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Examine the illustration on page $520 .$ Use a kinetic molecular view to explain why it takes more calories of heat to raise the water temperature in the third beaker by $5^{\circ} \mathrm{C}$than it does to raise the temperature of the water in the second beaker by $7^{\circ} \mathrm{C}$

Temperature is a measure of the average kinetic energy of the particles of water in the beakers. It takes more energy to increase the temperature of the third beaker because there are many more particles of water, making the amount of thermal energy needed to increase the temperature greater even though there is less temperature change.

Chemistry 102

Chemistry 101

Chapter 19

Measuring Energy

Section 3

Calorimetry Calculations

Thermodynamics

Thermochemistry

Carleton College

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University of Kentucky

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Lectures

03:07

A liquid is a nearly incom…

04:38

A liquid is a state of mat…

01:41

Beaker $A$ contains water …

01:07

Consider two glasses, one …

05:03

A glass beaker of mass 400…

08:04

Repeat the preceding probl…

00:38

Does it take more thermal …

02:17

If you wish to warm 50 $\m…

02:59

Use the same formula to ca…

07:51

She latent heat of vaporiz…

01:15

Two beakers of water, $A$ …

02:54

Use the kinetic molecular …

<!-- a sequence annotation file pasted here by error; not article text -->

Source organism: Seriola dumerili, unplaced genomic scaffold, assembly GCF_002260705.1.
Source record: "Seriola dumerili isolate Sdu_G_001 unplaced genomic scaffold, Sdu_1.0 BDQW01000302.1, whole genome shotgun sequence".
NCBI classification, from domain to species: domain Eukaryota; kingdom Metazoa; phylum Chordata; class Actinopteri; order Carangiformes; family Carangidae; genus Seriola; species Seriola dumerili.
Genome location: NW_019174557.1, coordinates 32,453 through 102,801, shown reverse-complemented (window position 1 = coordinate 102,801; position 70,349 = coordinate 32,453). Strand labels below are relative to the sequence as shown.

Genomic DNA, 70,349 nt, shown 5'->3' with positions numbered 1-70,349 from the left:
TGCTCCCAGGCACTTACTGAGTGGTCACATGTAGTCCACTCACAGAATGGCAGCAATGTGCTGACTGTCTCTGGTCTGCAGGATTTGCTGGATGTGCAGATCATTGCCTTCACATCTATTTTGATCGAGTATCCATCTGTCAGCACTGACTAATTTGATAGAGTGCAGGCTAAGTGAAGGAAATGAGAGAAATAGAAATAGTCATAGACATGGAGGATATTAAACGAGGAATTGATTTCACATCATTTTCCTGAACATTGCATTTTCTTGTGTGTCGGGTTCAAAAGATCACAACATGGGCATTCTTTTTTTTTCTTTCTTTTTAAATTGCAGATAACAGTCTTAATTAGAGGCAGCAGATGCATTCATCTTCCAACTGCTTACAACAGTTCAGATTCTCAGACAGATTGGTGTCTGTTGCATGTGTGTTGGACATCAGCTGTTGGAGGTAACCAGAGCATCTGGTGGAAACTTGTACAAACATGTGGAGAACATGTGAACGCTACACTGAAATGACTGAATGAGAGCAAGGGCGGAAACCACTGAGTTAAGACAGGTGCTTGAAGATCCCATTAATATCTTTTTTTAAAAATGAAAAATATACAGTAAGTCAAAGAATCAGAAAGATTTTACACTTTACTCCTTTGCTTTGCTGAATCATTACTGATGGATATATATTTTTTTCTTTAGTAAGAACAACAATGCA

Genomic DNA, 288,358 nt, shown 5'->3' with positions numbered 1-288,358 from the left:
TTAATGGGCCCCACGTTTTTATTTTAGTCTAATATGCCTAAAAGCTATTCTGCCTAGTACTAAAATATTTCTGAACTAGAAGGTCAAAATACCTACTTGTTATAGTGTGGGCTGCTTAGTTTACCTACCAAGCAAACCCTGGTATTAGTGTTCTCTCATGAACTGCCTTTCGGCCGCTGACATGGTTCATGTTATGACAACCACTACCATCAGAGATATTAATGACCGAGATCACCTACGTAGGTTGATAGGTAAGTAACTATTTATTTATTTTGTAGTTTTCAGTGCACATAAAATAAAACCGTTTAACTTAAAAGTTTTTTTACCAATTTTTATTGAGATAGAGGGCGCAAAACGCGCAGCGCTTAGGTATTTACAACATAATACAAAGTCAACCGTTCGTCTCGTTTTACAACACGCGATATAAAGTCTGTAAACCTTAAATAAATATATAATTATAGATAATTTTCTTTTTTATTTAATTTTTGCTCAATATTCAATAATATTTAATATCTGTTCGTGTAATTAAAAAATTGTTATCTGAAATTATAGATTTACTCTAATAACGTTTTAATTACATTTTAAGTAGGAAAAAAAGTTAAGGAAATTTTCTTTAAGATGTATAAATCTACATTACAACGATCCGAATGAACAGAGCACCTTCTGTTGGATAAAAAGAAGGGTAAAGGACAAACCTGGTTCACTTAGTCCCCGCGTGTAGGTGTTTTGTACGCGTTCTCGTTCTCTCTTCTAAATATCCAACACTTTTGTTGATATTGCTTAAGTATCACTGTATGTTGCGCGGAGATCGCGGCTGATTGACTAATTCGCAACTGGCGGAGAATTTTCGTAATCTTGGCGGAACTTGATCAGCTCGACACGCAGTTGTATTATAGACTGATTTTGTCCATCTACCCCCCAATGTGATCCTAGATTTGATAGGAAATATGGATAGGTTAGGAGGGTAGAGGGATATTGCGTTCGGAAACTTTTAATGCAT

this question asks you to consider a figure that is found on page 507. The figure shows three different amounts of water and three different changes in temperature, Where the last figure on page think I said five or seven on 5 20 has the largest amount of water 20 g, while the second figure has 5 g. So we have something like this. 20 g, then the second figure has 2 g to calculate the amount of heat required to raise the temperature five degrees Celsius for 5 g. It's going to be the specific heat of water multiplied by the mass, which is actually this wrong. 20 g here and 50 g here, multiplied by the mass multiplied by the change in temperature, gives us 140 calories. Then over here with the 50 g we've got. The specific heat of water multiplied by the mass multiplied by the change in temperature of just five degrees gives us the 250. The explanation using the kinetic molecular theory is we have more molecules here. We have more H 20 molecules that need to increase their average kinetic energy. We have more than double, while the temperature change is less than half, half of seven would be 3.5. Actually, more than half half of seven would be 3.5. But we want to do a full five change. So we're relatively speaking. We have more molecules that need to increase their average kinetic energy, and we do so by not raising the temperature well by raising the temperature five degrees, which is less than the seven degrees. But because of the larger mass, we have a mawr of an increase in the mass than we have of a decrease in the temperature, so that's why it requires more energy.

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